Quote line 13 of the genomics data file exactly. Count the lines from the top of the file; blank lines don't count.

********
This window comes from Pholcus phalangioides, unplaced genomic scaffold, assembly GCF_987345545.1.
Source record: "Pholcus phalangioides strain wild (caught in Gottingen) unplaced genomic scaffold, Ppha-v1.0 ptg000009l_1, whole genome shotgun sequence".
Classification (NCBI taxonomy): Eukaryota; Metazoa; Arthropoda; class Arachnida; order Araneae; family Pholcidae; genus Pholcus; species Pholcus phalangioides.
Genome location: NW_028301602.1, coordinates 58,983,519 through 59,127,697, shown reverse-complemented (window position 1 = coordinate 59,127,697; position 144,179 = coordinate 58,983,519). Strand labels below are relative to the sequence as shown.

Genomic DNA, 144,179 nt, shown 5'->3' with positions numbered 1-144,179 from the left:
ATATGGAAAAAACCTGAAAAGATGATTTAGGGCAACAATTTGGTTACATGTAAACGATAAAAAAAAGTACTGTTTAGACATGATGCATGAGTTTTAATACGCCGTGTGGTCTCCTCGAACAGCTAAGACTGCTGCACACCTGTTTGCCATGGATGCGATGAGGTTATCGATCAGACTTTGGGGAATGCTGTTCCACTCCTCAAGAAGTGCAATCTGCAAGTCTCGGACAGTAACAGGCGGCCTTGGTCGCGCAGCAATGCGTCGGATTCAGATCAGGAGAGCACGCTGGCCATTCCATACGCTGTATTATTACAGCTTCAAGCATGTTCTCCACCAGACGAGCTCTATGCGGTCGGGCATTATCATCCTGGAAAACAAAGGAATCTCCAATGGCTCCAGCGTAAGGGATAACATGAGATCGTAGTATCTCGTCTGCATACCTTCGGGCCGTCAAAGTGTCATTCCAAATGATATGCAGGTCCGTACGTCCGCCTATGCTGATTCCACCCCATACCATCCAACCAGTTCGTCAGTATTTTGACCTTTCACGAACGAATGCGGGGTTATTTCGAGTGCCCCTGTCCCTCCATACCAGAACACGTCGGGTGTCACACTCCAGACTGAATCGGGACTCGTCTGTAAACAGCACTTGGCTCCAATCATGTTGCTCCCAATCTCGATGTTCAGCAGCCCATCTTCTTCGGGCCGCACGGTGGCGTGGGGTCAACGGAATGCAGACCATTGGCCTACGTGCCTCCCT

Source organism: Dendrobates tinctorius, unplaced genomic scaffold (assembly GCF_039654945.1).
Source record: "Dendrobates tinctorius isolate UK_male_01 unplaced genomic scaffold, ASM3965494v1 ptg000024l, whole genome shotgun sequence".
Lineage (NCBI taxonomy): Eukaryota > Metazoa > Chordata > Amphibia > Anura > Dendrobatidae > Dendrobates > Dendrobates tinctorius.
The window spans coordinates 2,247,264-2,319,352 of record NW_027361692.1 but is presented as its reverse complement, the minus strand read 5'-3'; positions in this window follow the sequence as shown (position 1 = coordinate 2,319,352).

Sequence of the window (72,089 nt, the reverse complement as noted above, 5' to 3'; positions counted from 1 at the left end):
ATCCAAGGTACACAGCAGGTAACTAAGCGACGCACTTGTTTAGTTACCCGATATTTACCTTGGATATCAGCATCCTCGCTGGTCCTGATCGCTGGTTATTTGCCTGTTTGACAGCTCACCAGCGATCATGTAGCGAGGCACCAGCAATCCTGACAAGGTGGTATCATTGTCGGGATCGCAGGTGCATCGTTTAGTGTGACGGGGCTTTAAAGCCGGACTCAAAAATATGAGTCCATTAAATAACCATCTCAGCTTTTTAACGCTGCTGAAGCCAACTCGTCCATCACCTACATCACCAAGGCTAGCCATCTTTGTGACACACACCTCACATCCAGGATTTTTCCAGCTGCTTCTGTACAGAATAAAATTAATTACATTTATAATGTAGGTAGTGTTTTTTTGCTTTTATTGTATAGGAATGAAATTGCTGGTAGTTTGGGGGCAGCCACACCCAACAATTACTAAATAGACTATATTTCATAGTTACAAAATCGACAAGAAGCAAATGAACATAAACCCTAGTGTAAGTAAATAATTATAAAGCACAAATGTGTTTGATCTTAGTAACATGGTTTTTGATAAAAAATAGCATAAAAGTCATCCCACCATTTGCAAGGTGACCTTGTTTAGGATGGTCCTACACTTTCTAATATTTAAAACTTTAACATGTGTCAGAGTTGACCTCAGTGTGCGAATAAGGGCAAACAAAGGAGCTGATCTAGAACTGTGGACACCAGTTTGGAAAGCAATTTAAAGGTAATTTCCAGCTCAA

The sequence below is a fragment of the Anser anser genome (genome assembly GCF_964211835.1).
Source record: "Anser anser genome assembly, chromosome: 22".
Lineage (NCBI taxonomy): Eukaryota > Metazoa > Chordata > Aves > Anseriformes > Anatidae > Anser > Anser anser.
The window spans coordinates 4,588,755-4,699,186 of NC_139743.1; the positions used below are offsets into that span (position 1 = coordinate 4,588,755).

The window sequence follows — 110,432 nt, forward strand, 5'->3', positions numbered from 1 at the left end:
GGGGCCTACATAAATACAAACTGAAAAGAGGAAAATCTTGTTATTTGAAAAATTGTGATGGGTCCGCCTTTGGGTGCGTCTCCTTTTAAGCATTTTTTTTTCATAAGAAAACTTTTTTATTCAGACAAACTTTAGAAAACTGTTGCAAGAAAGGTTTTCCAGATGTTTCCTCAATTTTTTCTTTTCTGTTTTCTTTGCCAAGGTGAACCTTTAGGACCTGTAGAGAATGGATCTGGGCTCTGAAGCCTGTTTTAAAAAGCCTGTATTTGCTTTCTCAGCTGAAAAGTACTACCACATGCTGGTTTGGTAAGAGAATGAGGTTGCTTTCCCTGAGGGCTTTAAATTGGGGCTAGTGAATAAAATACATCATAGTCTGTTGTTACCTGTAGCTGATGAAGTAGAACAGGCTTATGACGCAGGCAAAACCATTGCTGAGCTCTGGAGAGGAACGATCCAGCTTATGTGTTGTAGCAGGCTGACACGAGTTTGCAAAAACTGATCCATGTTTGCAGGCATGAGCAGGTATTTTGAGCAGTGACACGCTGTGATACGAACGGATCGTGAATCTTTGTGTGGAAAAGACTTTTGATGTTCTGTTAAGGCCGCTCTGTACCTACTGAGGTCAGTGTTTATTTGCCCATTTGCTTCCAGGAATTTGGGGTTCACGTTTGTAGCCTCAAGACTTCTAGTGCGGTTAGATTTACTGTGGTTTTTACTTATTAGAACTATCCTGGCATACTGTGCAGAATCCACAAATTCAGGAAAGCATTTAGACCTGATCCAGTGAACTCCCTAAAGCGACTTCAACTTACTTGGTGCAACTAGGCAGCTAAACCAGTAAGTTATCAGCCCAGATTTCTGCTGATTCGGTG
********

The sequence below is a fragment of the Anser anser genome (genome assembly GCF_964211835.1).